“It’s time for a new social contract,” Francis Pedraza writes via O’Reilly Radar. “Can you remember the last time government made you happy?”
“Thought not,” Pedraza writes. “Can you remember the last time government made you angry or sad?”
“Oh, your last pay check,” Pedraza writes. “Where’s all that money going? When will you ever see a return on that investment?”
Let’s imagine Steve Jobs as President of the United States:
Three things would change. I’d bet a round of drinks he would…
1. Frame everything around the user experience: Since World War II, the basic framework of our bureaucracy hasn’t changed, just grown on rotting foundations. Now it’s a tangled, clumsy, wobbling mass of weeds. President Jobs would restore a sense of purpose by reorienting the whole thing around people.
2. Less is more:President Jobs would be good at saying “no.” The biggest priority is restoring priorities, the government tries to do too much… There are only a very few things the private sector can’t do better than the public, so that’s what all the tax dollars should go toward. Simple is best.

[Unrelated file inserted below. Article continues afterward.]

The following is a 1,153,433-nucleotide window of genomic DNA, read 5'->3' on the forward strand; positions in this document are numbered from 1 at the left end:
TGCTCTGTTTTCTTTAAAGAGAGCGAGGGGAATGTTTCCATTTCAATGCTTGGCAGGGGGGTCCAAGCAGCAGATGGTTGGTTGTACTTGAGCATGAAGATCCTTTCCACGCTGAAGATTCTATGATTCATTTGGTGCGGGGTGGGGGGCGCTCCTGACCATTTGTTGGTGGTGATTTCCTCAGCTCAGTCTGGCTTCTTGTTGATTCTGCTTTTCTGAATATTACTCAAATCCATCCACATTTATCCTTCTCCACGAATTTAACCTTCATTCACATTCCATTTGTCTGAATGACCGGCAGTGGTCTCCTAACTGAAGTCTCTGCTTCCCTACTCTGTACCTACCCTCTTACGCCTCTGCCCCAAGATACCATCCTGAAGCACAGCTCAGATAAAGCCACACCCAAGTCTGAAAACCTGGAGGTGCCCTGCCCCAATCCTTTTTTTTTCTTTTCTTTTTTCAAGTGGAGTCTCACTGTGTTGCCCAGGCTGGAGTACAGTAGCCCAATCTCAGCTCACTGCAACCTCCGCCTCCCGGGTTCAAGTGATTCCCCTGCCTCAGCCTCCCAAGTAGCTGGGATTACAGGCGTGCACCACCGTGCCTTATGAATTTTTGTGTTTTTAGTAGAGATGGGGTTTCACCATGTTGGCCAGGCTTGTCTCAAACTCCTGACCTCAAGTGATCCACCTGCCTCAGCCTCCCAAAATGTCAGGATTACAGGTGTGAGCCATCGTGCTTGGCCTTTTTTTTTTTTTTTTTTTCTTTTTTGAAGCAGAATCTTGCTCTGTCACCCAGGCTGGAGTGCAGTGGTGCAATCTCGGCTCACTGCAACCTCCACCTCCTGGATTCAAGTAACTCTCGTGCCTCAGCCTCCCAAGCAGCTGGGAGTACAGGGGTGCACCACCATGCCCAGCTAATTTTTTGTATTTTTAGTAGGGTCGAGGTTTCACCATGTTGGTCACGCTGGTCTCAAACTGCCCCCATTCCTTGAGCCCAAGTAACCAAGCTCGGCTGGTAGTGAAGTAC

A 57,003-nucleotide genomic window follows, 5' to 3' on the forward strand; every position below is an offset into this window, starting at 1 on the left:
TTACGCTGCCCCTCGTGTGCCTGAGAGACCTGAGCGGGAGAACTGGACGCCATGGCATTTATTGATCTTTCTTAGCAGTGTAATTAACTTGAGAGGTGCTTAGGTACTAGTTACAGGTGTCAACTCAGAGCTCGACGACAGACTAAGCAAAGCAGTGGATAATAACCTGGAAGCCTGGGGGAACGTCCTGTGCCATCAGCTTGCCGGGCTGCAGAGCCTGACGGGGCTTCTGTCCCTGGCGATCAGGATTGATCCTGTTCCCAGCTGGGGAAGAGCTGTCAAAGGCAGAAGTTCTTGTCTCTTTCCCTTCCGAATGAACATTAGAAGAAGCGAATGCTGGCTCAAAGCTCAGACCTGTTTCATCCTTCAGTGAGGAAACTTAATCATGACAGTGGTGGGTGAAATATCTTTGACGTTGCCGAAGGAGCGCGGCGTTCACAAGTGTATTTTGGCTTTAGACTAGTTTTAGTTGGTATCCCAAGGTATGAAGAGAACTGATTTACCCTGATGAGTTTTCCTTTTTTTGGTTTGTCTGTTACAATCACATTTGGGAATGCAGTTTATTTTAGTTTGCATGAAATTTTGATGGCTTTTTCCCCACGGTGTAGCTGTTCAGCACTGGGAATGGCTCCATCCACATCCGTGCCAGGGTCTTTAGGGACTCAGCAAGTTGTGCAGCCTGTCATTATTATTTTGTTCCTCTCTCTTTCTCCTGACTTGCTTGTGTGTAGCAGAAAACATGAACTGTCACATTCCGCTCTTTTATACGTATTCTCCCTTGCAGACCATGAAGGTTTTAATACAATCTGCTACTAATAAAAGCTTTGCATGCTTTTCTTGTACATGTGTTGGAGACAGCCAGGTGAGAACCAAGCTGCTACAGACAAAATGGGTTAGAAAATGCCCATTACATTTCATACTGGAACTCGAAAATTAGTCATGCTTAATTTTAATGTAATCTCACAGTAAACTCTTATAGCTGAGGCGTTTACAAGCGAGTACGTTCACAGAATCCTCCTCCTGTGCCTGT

3. Design for sustainable innovation: President Jobs would be so unpopular in DC. A bureaucrat’s worst nightmare: playing hack-and-slash with programs and departments, eliminating waste and fixing strategic mis-allocations of the people’s resources. With federal employees getting laid off, congressmen losing pet projects, and lobbyists losing their client’s pet privileges and special deals, there would be a bi-partisan outcry. No big deal, because a great communicator would know how to win the crowd and sell the vision. The State of the Union address, with all its obsolete television-era pomp and circumstance, would be replaced by a quarterly keynote presentation. President Jobs would never, ever come empty-handed. Empty rhetoric isn’t his thing. He’s always got a fundamental innovation to unveil or big news to announce, and he never leaves without leaving an extra surprise.
Pedraza writes, “Our society is waiting, and our political landscape is ripe, for a political figure to speak the new language. The premises outlined above form the basis of a platform for a small, focused, innovative, and human-centered government. It’s time for a new social contract. Demand it.”
Read more in the full article here.
[Thanks to MacDailyNews readers too numerous to mention individually for the heads up.]
Francis Pedraza runs The DoBand Campaign, an action-oriented social network. Before starting DoBand, he oversaw the design and commercialization of a revenue-generating ad product for Google’s Double-Click Ad Exchange in New York City, helped launch professional networking startup Nova Global as a consultant to Swedish venture firm UVentures , ran business development and client relationship management for design firm Renascent Media , and served for three years in Army ROTC.